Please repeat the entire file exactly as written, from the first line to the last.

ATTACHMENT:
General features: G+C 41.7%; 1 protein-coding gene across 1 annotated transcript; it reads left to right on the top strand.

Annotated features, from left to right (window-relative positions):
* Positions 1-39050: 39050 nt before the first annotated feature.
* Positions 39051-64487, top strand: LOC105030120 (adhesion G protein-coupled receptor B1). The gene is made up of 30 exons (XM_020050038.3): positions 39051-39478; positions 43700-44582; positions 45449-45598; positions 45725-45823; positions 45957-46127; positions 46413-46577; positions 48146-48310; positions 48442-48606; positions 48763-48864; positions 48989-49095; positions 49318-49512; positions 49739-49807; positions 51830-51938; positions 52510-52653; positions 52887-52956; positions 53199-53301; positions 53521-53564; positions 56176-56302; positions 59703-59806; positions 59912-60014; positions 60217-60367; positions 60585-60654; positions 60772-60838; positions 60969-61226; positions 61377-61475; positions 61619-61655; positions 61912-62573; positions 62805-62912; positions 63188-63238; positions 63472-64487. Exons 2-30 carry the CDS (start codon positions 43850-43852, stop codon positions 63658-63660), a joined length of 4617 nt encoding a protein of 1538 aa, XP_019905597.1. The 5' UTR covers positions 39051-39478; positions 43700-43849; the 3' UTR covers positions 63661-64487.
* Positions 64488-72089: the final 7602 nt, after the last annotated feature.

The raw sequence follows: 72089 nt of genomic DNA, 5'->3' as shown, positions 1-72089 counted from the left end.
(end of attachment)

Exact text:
General features: G+C 41.7%; 1 protein-coding gene across 1 annotated transcript; it reads left to right on the top strand.

Annotated features, from left to right (window-relative positions):
* Positions 1-39050: 39050 nt before the first annotated feature.
* Positions 39051-64487, top strand: LOC105030120 (adhesion G protein-coupled receptor B1). The gene is made up of 30 exons (XM_020050038.3): positions 39051-39478; positions 43700-44582; positions 45449-45598; positions 45725-45823; positions 45957-46127; positions 46413-46577; positions 48146-48310; positions 48442-48606; positions 48763-48864; positions 48989-49095; positions 49318-49512; positions 49739-49807; positions 51830-51938; positions 52510-52653; positions 52887-52956; positions 53199-53301; positions 53521-53564; positions 56176-56302; positions 59703-59806; positions 59912-60014; positions 60217-60367; positions 60585-60654; positions 60772-60838; positions 60969-61226; positions 61377-61475; positions 61619-61655; positions 61912-62573; positions 62805-62912; positions 63188-63238; positions 63472-64487. Exons 2-30 carry the CDS (start codon positions 43850-43852, stop codon positions 63658-63660), a joined length of 4617 nt encoding a protein of 1538 aa, XP_019905597.1. The 5' UTR covers positions 39051-39478; positions 43700-43849; the 3' UTR covers positions 63661-64487.
* Positions 64488-72089: the final 7602 nt, after the last annotated feature.

The raw sequence follows: 72089 nt of genomic DNA, 5'->3' as shown, positions 1-72089 counted from the left end.